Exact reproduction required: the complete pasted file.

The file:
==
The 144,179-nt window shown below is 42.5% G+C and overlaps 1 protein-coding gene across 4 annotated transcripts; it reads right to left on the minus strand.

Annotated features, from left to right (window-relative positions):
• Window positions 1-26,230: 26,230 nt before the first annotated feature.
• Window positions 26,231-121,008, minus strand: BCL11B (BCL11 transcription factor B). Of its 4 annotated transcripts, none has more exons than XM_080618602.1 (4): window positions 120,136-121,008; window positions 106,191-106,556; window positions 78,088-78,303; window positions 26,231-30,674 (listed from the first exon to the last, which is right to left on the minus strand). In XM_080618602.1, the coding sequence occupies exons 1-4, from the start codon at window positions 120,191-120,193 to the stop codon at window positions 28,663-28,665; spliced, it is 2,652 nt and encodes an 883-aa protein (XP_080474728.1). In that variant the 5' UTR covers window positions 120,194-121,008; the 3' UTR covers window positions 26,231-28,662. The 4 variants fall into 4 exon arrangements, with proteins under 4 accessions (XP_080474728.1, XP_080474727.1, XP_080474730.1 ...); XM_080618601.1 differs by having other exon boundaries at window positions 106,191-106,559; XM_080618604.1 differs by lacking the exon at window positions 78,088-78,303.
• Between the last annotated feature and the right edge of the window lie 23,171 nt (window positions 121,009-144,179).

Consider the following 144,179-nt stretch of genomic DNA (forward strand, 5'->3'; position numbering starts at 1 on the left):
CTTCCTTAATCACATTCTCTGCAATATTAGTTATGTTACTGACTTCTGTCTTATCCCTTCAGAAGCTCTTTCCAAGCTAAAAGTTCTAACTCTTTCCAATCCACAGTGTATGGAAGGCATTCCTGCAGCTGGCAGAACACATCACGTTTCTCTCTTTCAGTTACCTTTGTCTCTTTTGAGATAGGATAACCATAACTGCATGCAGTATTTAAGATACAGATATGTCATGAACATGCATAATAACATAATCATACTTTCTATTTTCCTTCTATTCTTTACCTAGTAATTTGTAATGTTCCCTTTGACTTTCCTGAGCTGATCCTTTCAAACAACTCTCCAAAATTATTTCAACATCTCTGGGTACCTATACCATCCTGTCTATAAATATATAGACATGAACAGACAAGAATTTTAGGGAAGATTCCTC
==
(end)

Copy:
The 144,179-nt window shown below is 42.5% G+C and overlaps 1 protein-coding gene across 4 annotated transcripts; it reads right to left on the minus strand.

Annotated features, from left to right (window-relative positions):
• Window positions 1-26,230: 26,230 nt before the first annotated feature.
• Window positions 26,231-121,008, minus strand: BCL11B (BCL11 transcription factor B). Of its 4 annotated transcripts, none has more exons than XM_080618602.1 (4): window positions 120,136-121,008; window positions 106,191-106,556; window positions 78,088-78,303; window positions 26,231-30,674 (listed from the first exon to the last, which is right to left on the minus strand). In XM_080618602.1, the coding sequence occupies exons 1-4, from the start codon at window positions 120,191-120,193 to the stop codon at window positions 28,663-28,665; spliced, it is 2,652 nt and encodes an 883-aa protein (XP_080474728.1). In that variant the 5' UTR covers window positions 120,194-121,008; the 3' UTR covers window positions 26,231-28,662. The 4 variants fall into 4 exon arrangements, with proteins under 4 accessions (XP_080474728.1, XP_080474727.1, XP_080474730.1 ...); XM_080618601.1 differs by having other exon boundaries at window positions 106,191-106,559; XM_080618604.1 differs by lacking the exon at window positions 78,088-78,303.
• Between the last annotated feature and the right edge of the window lie 23,171 nt (window positions 121,009-144,179).

Consider the following 144,179-nt stretch of genomic DNA (forward strand, 5'->3'; position numbering starts at 1 on the left):
CTTCCTTAATCACATTCTCTGCAATATTAGTTATGTTACTGACTTCTGTCTTATCCCTTCAGAAGCTCTTTCCAAGCTAAAAGTTCTAACTCTTTCCAATCCACAGTGTATGGAAGGCATTCCTGCAGCTGGCAGAACACATCACGTTTCTCTCTTTCAGTTACCTTTGTCTCTTTTGAGATAGGATAACCATAACTGCATGCAGTATTTAAGATACAGATATGTCATGAACATGCATAATAACATAATCATACTTTCTATTTTCCTTCTATTCTTTACCTAGTAATTTGTAATGTTCCCTTTGACTTTCCTGAGCTGATCCTTTCAAACAACTCTCCAAAATTATTTCAACATCTCTGGGTACCTATACCATCCTGTCTATAAATATATAGACATGAACAGACAAGAATTTTAGGGAAGATTCCTC